Why does a paper always go yellowish with the passage of time?



Also, why it is always yellow color, and not any other color?

In: Chemistry

Paper contains a chemical called lignin. Sunlight and air causes this molecule to break down over time. This change in structure results in it absorbing more like, thus appearing darker and making the paper yellow and brown.

Not all paper does. Paper made from cotton for example, commonly used for watercolour painting doesn’t yellow, at least not in the same way.

Most modern paper is made from wood pulp which contains lignin. This lignin is what turns yellow over time. Paper is bleached to make it more white but that’s not the natural colour.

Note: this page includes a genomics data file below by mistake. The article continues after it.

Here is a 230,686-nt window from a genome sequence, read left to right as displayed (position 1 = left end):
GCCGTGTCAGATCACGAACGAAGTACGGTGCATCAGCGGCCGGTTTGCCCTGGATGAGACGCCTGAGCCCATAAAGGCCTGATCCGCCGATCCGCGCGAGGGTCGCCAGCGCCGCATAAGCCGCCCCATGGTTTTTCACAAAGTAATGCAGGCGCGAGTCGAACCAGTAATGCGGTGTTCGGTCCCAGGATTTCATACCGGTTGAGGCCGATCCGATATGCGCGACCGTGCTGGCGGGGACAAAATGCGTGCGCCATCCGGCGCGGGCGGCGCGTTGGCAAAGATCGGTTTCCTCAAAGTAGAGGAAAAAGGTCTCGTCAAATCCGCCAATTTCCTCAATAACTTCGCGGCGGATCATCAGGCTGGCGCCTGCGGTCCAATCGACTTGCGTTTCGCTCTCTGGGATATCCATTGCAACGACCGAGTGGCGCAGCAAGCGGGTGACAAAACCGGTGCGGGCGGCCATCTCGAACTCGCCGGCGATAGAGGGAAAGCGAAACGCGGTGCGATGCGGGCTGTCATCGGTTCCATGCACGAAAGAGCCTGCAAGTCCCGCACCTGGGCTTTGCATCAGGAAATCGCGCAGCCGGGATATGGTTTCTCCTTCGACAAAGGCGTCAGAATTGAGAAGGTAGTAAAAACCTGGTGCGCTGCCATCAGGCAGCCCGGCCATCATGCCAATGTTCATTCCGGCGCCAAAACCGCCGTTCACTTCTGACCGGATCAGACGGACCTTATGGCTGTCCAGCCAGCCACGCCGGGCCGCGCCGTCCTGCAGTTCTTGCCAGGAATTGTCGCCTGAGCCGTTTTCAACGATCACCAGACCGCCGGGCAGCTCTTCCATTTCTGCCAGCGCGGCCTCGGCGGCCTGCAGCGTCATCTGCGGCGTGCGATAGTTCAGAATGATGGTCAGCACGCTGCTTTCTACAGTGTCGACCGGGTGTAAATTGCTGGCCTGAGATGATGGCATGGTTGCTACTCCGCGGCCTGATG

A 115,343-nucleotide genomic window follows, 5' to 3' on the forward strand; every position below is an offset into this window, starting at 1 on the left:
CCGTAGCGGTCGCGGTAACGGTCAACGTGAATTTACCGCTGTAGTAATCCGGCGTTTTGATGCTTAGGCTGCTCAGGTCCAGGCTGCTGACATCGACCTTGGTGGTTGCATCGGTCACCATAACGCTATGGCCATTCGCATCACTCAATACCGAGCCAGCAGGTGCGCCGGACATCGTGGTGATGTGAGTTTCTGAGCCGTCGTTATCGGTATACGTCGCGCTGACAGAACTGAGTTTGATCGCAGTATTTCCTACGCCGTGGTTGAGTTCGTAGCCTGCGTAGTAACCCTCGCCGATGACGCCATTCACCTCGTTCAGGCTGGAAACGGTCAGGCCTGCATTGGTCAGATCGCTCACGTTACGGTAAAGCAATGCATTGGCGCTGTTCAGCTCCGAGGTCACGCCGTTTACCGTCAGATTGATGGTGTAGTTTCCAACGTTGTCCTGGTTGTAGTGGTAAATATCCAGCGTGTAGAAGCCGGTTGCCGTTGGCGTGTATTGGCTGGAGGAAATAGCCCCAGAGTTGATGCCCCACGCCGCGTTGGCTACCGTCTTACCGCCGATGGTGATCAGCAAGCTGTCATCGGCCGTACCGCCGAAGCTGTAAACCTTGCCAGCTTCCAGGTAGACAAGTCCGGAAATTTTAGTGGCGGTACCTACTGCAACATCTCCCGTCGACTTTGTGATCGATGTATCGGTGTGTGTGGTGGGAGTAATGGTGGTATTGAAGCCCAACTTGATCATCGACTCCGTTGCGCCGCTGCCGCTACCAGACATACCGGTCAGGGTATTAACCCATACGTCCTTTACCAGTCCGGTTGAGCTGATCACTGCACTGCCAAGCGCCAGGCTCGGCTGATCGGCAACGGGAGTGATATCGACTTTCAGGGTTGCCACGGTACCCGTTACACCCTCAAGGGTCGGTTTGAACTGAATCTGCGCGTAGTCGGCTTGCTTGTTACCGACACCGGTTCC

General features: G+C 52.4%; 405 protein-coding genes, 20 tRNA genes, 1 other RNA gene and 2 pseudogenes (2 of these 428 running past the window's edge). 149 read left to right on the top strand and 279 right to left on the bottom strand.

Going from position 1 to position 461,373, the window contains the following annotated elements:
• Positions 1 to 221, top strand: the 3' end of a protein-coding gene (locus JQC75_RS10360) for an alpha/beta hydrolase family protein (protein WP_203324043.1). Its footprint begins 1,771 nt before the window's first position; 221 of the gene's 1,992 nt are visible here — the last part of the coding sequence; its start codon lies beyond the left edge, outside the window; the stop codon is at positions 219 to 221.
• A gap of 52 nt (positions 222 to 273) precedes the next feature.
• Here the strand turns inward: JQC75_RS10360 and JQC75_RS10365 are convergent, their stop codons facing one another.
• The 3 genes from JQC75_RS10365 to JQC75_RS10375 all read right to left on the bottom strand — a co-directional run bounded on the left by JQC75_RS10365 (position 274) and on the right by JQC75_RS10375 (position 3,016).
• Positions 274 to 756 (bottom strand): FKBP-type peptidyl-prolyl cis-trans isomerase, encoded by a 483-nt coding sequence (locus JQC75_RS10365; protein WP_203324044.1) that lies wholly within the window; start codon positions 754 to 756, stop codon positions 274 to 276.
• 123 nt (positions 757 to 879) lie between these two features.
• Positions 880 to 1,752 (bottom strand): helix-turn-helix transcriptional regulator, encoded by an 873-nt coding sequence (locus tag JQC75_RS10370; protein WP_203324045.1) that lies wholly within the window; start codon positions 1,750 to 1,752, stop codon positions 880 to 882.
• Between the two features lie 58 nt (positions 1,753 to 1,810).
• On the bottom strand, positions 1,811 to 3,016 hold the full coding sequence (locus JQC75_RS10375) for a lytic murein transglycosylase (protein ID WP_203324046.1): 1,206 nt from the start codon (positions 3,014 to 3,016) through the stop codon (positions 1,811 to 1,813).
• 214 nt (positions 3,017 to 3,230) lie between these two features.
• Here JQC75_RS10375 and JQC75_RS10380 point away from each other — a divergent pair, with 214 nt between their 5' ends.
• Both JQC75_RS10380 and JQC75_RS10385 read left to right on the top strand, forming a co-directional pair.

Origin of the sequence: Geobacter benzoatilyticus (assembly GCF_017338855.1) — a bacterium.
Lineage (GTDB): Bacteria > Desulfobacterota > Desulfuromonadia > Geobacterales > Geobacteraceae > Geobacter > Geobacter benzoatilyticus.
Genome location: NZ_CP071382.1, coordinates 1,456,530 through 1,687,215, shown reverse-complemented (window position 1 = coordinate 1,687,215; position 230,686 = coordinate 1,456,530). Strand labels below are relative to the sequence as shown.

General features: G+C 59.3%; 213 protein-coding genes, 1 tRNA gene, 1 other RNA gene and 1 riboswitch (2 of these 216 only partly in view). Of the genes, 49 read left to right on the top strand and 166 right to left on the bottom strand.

Different materials with different colors reflect different parts of the rainbow. What makes things white is when they reflect all colors of the rainbow.

This means they reflect “low energy light” near the red end of the rainbow” and they reflect “high energy” light near the blue and violet end of the rainbow.

High energy light is called high energy because it is able to do you things like break chemical bonds easily. Once those bonds are broken they don’t reflect that color light as well anymore.

So over time the higher energy colors like blue and violet and green get broken more often and this pushes the color to lean a little bit more towards yellow or red. In paper, the chemicals that tend to reflect these colors are more easily broken and certain kinds of paper end up looking more yellow.